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Estimating the Equity Premium

  • John Y. Campbell

To estimate the equity premium, it is helpful to use finance theory: not the old-fashioned theory that efficient markets imply a constant equity premium, but theory that restricts the time-series behavior of valuation ratios, and that links the cross-section of stock prices to the level of the equity premium. Under plausible conditions, valuation ratios such as the dividend-price ratio should not have trends or explosive behavior. This fact can be used to strengthen the evidence for predictability in stock returns. Steady-state valuation models are also useful predictors of stock returns given the high degree of persistence in valuation ratios and the difficulty of estimating free parameters in regression models for stock returns. A steady-state approach suggests that the world geometric average equity premium was almost 4% at the end of March 2007, implying a world arithmetic average equity premium somewhat above 5%. Both valuation ratios and the cross-section of stock prices imply that the equity premium fell considerably in the late 20th Century, but has risen modestly in the early years of the 21st Century.

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Paper provided by National Bureau of Economic Research, Inc in its series NBER Working Papers with number 13423.

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Date of creation: Sep 2007
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Publication status: published as John Y. Campbell, 2008. "Viewpoint: Estimating the equity premium," Canadian Journal of Economics, Canadian Economics Association, vol. 41(1), pages 1-21, February.
Handle: RePEc:nbr:nberwo:13423
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  1. Cavanagh, Christopher L. & Elliott, Graham & Stock, James H., 1995. "Inference in Models with Nearly Integrated Regressors," Econometric Theory, Cambridge University Press, vol. 11(05), pages 1131-1147, October.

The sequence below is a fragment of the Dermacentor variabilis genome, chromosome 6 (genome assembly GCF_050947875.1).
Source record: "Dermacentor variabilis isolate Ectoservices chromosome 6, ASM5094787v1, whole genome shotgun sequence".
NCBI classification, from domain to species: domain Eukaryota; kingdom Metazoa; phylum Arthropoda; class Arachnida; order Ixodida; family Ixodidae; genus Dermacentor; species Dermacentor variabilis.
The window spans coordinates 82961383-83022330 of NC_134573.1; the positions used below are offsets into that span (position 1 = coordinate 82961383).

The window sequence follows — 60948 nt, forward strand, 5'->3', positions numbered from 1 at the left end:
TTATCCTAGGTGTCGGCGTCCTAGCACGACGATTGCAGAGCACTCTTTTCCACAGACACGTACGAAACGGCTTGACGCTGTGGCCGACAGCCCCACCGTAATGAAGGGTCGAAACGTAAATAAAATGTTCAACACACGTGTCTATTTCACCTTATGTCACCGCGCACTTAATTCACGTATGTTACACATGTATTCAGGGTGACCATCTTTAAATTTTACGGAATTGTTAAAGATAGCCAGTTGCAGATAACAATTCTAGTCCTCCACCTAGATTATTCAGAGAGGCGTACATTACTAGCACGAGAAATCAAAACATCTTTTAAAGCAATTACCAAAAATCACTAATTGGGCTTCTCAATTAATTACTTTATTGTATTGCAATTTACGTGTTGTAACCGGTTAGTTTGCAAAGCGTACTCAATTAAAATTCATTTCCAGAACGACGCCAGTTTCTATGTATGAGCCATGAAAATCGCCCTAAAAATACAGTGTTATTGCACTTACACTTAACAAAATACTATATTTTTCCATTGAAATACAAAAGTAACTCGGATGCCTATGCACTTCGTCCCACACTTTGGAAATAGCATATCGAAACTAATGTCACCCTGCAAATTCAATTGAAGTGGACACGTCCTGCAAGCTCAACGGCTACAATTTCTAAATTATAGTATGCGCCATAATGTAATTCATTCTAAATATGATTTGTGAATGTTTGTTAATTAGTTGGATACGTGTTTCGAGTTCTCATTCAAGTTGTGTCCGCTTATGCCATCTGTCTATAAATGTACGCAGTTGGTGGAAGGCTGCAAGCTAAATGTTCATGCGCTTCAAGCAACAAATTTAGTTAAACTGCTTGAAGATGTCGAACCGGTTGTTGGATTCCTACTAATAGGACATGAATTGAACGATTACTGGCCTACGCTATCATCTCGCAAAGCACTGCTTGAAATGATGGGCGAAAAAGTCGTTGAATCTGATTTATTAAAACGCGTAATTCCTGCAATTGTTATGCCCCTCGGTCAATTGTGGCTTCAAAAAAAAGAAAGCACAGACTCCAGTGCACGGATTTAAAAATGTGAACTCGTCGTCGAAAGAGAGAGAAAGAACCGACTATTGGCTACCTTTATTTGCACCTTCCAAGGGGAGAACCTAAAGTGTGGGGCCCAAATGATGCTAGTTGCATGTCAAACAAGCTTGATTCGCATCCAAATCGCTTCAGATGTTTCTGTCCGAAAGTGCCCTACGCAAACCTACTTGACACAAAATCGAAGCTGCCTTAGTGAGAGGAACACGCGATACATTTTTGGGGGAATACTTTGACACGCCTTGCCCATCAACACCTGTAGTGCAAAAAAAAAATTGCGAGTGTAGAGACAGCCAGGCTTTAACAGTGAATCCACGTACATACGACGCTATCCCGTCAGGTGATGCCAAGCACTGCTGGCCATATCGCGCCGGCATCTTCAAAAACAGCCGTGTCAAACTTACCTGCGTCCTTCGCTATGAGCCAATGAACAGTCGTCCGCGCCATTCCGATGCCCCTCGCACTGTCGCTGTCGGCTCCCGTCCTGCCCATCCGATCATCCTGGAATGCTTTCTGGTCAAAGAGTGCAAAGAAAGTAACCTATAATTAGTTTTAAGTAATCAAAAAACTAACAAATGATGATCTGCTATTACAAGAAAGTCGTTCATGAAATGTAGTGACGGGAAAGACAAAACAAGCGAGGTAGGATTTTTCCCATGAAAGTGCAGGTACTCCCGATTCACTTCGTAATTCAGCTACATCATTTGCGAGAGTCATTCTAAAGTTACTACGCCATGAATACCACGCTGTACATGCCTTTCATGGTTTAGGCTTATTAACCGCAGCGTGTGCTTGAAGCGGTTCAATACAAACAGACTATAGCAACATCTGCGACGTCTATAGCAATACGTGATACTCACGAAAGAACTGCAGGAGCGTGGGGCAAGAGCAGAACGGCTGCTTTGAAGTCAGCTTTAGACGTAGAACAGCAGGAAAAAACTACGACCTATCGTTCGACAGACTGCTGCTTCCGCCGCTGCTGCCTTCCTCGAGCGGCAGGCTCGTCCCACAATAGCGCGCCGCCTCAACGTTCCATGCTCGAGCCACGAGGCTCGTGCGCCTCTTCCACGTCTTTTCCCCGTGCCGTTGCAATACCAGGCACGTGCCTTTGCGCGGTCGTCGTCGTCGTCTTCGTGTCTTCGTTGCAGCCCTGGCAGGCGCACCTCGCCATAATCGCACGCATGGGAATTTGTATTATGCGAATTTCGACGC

2. John Y. Campbell, 1985. "Stock Returns and the Term Structure," NBER Working Papers 1626, National Bureau of Economic Research, Inc.
  3. Fama, Eugene F. & French, Kenneth R., 1988. "Dividend yields and expected stock returns," Journal of Financial Economics, Elsevier, vol. 22(1), pages 3-25, October.
  4. Jacob Boudoukh & Roni Michaely & Matthew Richardson & Michael R. Roberts, 2007. "On the Importance of Measuring Payout Yield: Implications for Empirical Asset Pricing," Journal of Finance, American Finance Association, vol. 62(2), pages 877-915, 04.
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  8. Campbell, John, 1996. "Understanding Risk and Return," Scholarly Articles 3153293, Harvard University Department of Economics.
  9. Walter Torous & Rossen Valkanov & Shu Yan, 2004. "On Predicting Stock Returns with Nearly Integrated Explanatory Variables," The Journal of Business, University of Chicago Press, vol. 77(4), pages 937-966, October.
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  12. Jessica A. Wachter & Missaka Warusawitharana, 2007. "Predictable Returns and Asset Allocation: Should a Skeptical Investor Time the Market?," NBER Working Papers 13165, National Bureau of Economic Research, Inc.
  13. John Y. Campbell & John H. Cochrane, 1994. "By force of habit: a consumption-based explanation of aggregate stock market behavior," Working Papers 94-17, Federal Reserve Bank of Philadelphia.
  14. John Y. Campbell & Motohiro Yogo, 2002. "Efficient Tests of Stock Return Predictability," Harvard Institute of Economic Research Working Papers 1972, Harvard - Institute of Economic Research.
  15. Fama, Eugene F. & French, Kenneth R., 1989. "Business conditions and expected returns on stocks and bonds," Journal of Financial Economics, Elsevier, vol. 25(1), pages 23-49, November.
  16. John Y. Campbell, 1992. "Intertemporal Asset Pricing Without Consumption Data," NBER Working Papers 3989, National Bureau of Economic Research, Inc.
  17. Campbell, John, 2001. "Why Long Horizons? A Study of Power Against Persistent Alternatives," Scholarly Articles 3196341, Harvard University Department of Economics.
  18. Eugene Fama & F. & Kenneth R. French, . "The Equity Premium."," CRSP working papers 522, Center for Research in Security Prices, Graduate School of Business, University of Chicago.
  19. Alexander W. Butler & Gustavo Grullon & James P. Weston, 2005. "Can Managers Forecast Aggregate Market Returns?," Journal of Finance, American Finance Association, vol. 60(2), pages 963-986, 04.
  20. Robert F. Stambaugh, 1999. "Predictive Regressions," NBER Technical Working Papers 0240, National Bureau of Economic Research, Inc.
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